Earlier today ATR’s Center for Fiscal Accountability informed members of the U.S. House of Representatives that it will rate a vote in favor of the RSC Budget alternative which was unveiled last night. The budget alternative is far superior to the Pelosi-Obama-Reid budget which would drastically increase spending and hike taxes. From our vote alert:

While the Pelosi-Obama-Reid budget would hike federal spending to unsustainable levels hitting nearly 25 percent of GDP – well above the 40-year average of 20.7 percent – the RSC proposal would bring spending as a percentage of GDP down to 17.9 percent in the last budget window through a series of meaningful reforms, including, among other things:
  • requiring each committee to identify savings equal to one percent of total mandatory spending under its jurisdiction that are determined to be wasteful, unnecessary or lower priority;

  • assuming reductions in or the elimination of several programs that are considered lower-priority such as Amtrak, AmeriCorps, the Presidential Election Campaign Fund or the NEA; and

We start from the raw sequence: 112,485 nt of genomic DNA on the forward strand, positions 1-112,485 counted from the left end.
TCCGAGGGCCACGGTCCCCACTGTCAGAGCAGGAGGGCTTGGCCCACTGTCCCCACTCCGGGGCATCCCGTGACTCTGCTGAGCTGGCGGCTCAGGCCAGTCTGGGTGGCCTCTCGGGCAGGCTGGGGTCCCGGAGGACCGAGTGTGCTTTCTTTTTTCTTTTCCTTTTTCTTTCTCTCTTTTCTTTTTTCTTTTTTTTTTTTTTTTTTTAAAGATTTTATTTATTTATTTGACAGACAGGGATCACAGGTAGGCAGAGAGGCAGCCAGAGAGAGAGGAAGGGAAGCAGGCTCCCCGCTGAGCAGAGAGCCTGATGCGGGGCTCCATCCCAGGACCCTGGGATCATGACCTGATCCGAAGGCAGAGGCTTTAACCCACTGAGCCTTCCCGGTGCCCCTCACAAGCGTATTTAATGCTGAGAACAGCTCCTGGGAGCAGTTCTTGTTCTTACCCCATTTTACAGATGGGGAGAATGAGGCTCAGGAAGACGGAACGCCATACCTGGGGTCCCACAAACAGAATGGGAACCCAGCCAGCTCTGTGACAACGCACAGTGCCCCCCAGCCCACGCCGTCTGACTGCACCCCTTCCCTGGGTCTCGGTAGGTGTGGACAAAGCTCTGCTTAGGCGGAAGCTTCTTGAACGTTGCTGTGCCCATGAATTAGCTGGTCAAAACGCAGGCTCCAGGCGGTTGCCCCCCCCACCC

• assuming a moratorium on earmarks.

On the tax side, too, the Republican Study Committee alternative proves to be far superior to the Pelosi-Obama-Reid budget and would keep taxes below their modern historical levels as a percentage of the economy.
An area of concern in the alternative budget is the following: Title IV would establish a select committee on earmark reform, and while we support this concept in general, the definition of earmarks used in the text also extends to "tax earmars", which is why we clarified in our alert:
Earmarks are spending. To claim that there is such a thing as “tax earmarks” puts tax deductions and credits on par with bridges to nowhere. That is not to say that from a policy perspective, certain tax deductions and credits may be disputable. However, once the distinction between spending programs and tax cuts is confused, people may be led to believe think it is all the same, and there is a strong danger that you may end up with a net tax increase.  Consequently, we would hope that the “joint select committee on earmark reform” would only focus on authorization and appropriation earmarks. More transparency for tax credits may be welcome, however they should not be lumped in with spending provisions.
This objection notwithstanding, the RSC budget remains a superior alternative to the Pelosi-Obama-Reid-Budget, and a vote for the House Conservative Budget Alternative will be positively reflected in CFA’s annual Congressional Ratings.

For a pdf version of the full alert click here.